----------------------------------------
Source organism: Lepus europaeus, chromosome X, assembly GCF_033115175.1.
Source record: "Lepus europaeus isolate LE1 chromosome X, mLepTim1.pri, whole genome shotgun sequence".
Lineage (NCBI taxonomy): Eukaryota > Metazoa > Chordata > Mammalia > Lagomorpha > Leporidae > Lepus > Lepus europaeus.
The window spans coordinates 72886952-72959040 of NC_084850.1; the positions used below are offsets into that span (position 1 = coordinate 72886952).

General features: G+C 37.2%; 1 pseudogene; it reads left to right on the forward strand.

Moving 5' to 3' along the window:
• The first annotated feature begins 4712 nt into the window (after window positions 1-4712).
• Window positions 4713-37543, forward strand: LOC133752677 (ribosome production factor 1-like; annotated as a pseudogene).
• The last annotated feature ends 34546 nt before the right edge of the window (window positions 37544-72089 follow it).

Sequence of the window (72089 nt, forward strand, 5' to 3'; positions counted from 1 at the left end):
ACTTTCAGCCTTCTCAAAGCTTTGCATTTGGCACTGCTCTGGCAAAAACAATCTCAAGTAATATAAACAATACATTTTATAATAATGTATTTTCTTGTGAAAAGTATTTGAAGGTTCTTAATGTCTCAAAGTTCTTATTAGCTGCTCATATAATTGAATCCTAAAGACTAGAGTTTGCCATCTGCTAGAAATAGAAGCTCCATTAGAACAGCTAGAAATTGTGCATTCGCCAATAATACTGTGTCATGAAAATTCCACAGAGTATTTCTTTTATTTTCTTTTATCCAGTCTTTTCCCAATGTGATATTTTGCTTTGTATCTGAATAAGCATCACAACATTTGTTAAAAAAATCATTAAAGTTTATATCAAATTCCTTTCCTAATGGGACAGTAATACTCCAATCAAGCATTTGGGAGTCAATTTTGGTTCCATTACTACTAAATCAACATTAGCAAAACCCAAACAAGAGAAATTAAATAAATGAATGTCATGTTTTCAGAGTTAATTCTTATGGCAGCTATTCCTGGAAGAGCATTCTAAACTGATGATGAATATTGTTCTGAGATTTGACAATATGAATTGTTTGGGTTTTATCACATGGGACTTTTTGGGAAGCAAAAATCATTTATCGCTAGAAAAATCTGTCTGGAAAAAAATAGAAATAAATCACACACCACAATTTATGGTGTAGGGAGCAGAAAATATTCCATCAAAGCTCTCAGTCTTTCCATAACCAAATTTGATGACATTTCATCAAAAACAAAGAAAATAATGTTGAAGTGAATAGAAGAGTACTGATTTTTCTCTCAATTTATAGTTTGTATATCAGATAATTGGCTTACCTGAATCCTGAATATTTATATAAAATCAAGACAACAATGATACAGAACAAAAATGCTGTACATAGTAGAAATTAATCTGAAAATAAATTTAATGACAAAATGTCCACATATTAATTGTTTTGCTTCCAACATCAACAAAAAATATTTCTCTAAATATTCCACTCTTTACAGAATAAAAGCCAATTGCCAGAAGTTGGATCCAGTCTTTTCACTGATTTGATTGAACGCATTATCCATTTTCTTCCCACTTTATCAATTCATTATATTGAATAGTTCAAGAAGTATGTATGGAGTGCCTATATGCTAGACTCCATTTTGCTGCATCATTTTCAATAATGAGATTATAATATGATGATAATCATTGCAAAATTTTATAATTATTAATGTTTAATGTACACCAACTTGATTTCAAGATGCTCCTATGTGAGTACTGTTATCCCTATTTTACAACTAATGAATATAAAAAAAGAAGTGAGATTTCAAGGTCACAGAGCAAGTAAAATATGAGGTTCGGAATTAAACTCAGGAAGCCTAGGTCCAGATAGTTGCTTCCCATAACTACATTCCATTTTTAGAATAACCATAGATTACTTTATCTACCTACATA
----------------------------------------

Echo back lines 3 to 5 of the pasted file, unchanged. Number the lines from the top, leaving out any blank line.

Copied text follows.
Lineage (NCBI taxonomy): Eukaryota > Metazoa > Chordata > Mammalia > Lagomorpha > Leporidae > Lepus > Lepus europaeus.
The window spans coordinates 72886952-72959040 of NC_084850.1; the positions used below are offsets into that span (position 1 = coordinate 72886952).

General features: G+C 37.2%; 1 pseudogene; it reads left to right on the forward strand.